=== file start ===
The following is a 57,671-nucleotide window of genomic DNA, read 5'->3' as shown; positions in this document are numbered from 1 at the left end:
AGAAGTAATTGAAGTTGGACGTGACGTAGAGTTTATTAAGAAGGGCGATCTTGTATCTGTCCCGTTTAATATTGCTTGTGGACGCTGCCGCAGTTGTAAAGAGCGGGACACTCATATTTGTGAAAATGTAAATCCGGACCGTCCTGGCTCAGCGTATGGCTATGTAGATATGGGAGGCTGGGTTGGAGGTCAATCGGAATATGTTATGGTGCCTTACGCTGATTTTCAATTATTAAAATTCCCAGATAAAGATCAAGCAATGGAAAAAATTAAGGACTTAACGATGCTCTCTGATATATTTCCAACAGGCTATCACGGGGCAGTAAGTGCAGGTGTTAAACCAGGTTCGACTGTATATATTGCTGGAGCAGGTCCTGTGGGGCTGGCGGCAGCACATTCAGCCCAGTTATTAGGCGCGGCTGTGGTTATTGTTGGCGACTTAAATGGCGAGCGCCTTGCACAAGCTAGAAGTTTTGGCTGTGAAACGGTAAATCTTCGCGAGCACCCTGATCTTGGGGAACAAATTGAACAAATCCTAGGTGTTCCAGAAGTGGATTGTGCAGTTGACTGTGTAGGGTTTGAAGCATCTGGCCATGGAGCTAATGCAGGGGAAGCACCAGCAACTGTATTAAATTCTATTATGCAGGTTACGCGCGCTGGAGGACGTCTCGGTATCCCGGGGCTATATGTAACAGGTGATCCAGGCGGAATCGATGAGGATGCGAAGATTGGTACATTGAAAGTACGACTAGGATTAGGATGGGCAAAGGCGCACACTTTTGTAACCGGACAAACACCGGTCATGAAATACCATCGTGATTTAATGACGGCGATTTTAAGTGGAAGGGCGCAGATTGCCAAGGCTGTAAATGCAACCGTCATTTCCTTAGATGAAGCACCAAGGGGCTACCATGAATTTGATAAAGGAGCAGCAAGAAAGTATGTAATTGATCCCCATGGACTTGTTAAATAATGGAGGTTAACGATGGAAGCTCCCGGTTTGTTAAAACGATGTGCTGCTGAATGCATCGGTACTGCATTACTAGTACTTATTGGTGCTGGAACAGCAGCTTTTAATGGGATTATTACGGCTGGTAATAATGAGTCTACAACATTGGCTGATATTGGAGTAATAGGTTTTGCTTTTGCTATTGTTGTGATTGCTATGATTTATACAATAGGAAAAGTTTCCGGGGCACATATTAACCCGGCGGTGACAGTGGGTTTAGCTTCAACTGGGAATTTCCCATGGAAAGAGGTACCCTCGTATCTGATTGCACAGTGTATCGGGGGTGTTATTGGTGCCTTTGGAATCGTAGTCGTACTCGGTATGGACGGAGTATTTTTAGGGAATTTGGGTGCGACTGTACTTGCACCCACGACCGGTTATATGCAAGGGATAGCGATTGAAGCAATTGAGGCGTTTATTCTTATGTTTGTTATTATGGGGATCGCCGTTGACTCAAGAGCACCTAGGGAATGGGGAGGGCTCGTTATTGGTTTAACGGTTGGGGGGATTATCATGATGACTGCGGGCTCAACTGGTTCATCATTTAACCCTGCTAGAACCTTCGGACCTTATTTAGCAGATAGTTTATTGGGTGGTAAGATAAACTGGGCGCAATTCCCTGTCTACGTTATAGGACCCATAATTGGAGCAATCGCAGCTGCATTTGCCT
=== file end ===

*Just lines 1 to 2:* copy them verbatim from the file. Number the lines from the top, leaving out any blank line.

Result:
The following is a 57,671-nucleotide window of genomic DNA, read 5'->3' as shown; positions in this document are numbered from 1 at the left end:
AGAAGTAATTGAAGTTGGACGTGACGTAGAGTTTATTAAGAAGGGCGATCTTGTATCTGTCCCGTTTAATATTGCTTGTGGACGCTGCCGCAGTTGTAAAGAGCGGGACACTCATATTTGTGAAAATGTAAATCCGGACCGTCCTGGCTCAGCGTATGGCTATGTAGATATGGGAGGCTGGGTTGGAGGTCAATCGGAATATGTTATGGTGCCTTACGCTGATTTTCAATTATTAAAATTCCCAGATAAAGATCAAGCAATGGAAAAAATTAAGGACTTAACGATGCTCTCTGATATATTTCCAACAGGCTATCACGGGGCAGTAAGTGCAGGTGTTAAACCAGGTTCGACTGTATATATTGCTGGAGCAGGTCCTGTGGGGCTGGCGGCAGCACATTCAGCCCAGTTATTAGGCGCGGCTGTGGTTATTGTTGGCGACTTAAATGGCGAGCGCCTTGCACAAGCTAGAAGTTTTGGCTGTGAAACGGTAAATCTTCGCGAGCACCCTGATCTTGGGGAACAAATTGAACAAATCCTAGGTGTTCCAGAAGTGGATTGTGCAGTTGACTGTGTAGGGTTTGAAGCATCTGGCCATGGAGCTAATGCAGGGGAAGCACCAGCAACTGTATTAAATTCTATTATGCAGGTTACGCGCGCTGGAGGACGTCTCGGTATCCCGGGGCTATATGTAACAGGTGATCCAGGCGGAATCGATGAGGATGCGAAGATTGGTACATTGAAAGTACGACTAGGATTAGGATGGGCAAAGGCGCACACTTTTGTAACCGGACAAACACCGGTCATGAAATACCATCGTGATTTAATGACGGCGATTTTAAGTGGAAGGGCGCAGATTGCCAAGGCTGTAAATGCAACCGTCATTTCCTTAGATGAAGCACCAAGGGGCTACCATGAATTTGATAAAGGAGCAGCAAGAAAGTATGTAATTGATCCCCATGGACTTGTTAAATAATGGAGGTTAACGATGGAAGCTCCCGGTTTGTTAAAACGATGTGCTGCTGAATGCATCGGTACTGCATTACTAGTACTTATTGGTGCTGGAACAGCAGCTTTTAATGGGATTATTACGGCTGGTAATAATGAGTCTACAACATTGGCTGATATTGGAGTAATAGGTTTTGCTTTTGCTATTGTTGTGATTGCTATGATTTATACAATAGGAAAAGTTTCCGGGGCACATATTAACCCGGCGGTGACAGTGGGTTTAGCTTCAACTGGGAATTTCCCATGGAAAGAGGTACCCTCGTATCTGATTGCACAGTGTATCGGGGGTGTTATTGGTGCCTTTGGAATCGTAGTCGTACTCGGTATGGACGGAGTATTTTTAGGGAATTTGGGTGCGACTGTACTTGCACCCACGACCGGTTATATGCAAGGGATAGCGATTGAAGCAATTGAGGCGTTTATTCTTATGTTTGTTATTATGGGGATCGCCGTTGACTCAAGAGCACCTAGGGAATGGGGAGGGCTCGTTATTGGTTTAACGGTTGGGGGGATTATCATGATGACTGCGGGCTCAACTGGTTCATCATTTAACCCTGCTAGAACCTTCGGACCTTATTTAGCAGATAGTTTATTGGGTGGTAAGATAAACTGGGCGCAATTCCCTGTCTACGTTATAGGACCCATAATTGGAGCAATCGCAGCTGCATTTGCCT